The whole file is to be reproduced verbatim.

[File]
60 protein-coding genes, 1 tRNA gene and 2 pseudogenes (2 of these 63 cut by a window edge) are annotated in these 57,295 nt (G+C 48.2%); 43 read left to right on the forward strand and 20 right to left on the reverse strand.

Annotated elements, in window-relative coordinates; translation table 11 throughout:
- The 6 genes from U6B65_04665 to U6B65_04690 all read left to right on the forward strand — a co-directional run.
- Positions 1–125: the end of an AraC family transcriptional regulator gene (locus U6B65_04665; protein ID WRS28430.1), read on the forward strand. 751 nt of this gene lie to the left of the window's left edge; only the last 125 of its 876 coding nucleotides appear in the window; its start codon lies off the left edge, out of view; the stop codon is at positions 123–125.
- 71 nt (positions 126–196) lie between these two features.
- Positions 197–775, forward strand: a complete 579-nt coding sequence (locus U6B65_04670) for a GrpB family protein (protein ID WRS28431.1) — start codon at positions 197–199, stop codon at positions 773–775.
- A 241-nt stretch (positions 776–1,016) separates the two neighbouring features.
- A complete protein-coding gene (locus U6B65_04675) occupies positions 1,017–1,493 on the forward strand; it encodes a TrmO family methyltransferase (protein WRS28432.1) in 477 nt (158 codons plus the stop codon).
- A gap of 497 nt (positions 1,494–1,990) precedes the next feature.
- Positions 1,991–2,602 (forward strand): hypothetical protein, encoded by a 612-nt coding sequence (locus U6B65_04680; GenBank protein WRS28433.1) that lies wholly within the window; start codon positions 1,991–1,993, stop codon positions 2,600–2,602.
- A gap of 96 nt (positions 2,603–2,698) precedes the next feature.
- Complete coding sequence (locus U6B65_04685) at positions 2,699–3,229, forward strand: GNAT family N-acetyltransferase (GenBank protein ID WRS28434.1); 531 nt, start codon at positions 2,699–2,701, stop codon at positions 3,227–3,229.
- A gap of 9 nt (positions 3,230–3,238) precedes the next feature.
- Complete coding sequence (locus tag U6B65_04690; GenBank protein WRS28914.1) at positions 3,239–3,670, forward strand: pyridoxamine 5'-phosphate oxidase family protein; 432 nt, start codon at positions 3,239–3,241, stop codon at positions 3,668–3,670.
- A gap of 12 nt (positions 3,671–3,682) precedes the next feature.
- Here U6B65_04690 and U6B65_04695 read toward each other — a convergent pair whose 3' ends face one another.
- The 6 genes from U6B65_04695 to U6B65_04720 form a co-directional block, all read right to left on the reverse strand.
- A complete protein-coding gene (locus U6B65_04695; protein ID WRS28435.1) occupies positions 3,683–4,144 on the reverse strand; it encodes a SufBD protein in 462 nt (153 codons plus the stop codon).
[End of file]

60 protein-coding genes, 1 tRNA gene and 2 pseudogenes (2 of these 63 cut by a window edge) are annotated in these 57,295 nt (G+C 48.2%); 43 read left to right on the forward strand and 20 right to left on the reverse strand.

Annotated elements, in window-relative coordinates; translation table 11 throughout:
- The 6 genes from U6B65_04665 to U6B65_04690 all read left to right on the forward strand — a co-directional run.
- Positions 1–125: the end of an AraC family transcriptional regulator gene (locus U6B65_04665; protein ID WRS28430.1), read on the forward strand. 751 nt of this gene lie to the left of the window's left edge; only the last 125 of its 876 coding nucleotides appear in the window; its start codon lies off the left edge, out of view; the stop codon is at positions 123–125.
- 71 nt (positions 126–196) lie between these two features.
- Positions 197–775, forward strand: a complete 579-nt coding sequence (locus U6B65_04670) for a GrpB family protein (protein ID WRS28431.1) — start codon at positions 197–199, stop codon at positions 773–775.
- A 241-nt stretch (positions 776–1,016) separates the two neighbouring features.
- A complete protein-coding gene (locus U6B65_04675) occupies positions 1,017–1,493 on the forward strand; it encodes a TrmO family methyltransferase (protein WRS28432.1) in 477 nt (158 codons plus the stop codon).
- A gap of 497 nt (positions 1,494–1,990) precedes the next feature.
- Positions 1,991–2,602 (forward strand): hypothetical protein, encoded by a 612-nt coding sequence (locus U6B65_04680; GenBank protein WRS28433.1) that lies wholly within the window; start codon positions 1,991–1,993, stop codon positions 2,600–2,602.
- A gap of 96 nt (positions 2,603–2,698) precedes the next feature.
- Complete coding sequence (locus U6B65_04685) at positions 2,699–3,229, forward strand: GNAT family N-acetyltransferase (GenBank protein ID WRS28434.1); 531 nt, start codon at positions 2,699–2,701, stop codon at positions 3,227–3,229.
- A gap of 9 nt (positions 3,230–3,238) precedes the next feature.
- Complete coding sequence (locus tag U6B65_04690; GenBank protein WRS28914.1) at positions 3,239–3,670, forward strand: pyridoxamine 5'-phosphate oxidase family protein; 432 nt, start codon at positions 3,239–3,241, stop codon at positions 3,668–3,670.
- A gap of 12 nt (positions 3,671–3,682) precedes the next feature.
- Here U6B65_04690 and U6B65_04695 read toward each other — a convergent pair whose 3' ends face one another.
- The 6 genes from U6B65_04695 to U6B65_04720 form a co-directional block, all read right to left on the reverse strand.
- A complete protein-coding gene (locus U6B65_04695; protein ID WRS28435.1) occupies positions 3,683–4,144 on the reverse strand; it encodes a SufBD protein in 462 nt (153 codons plus the stop codon).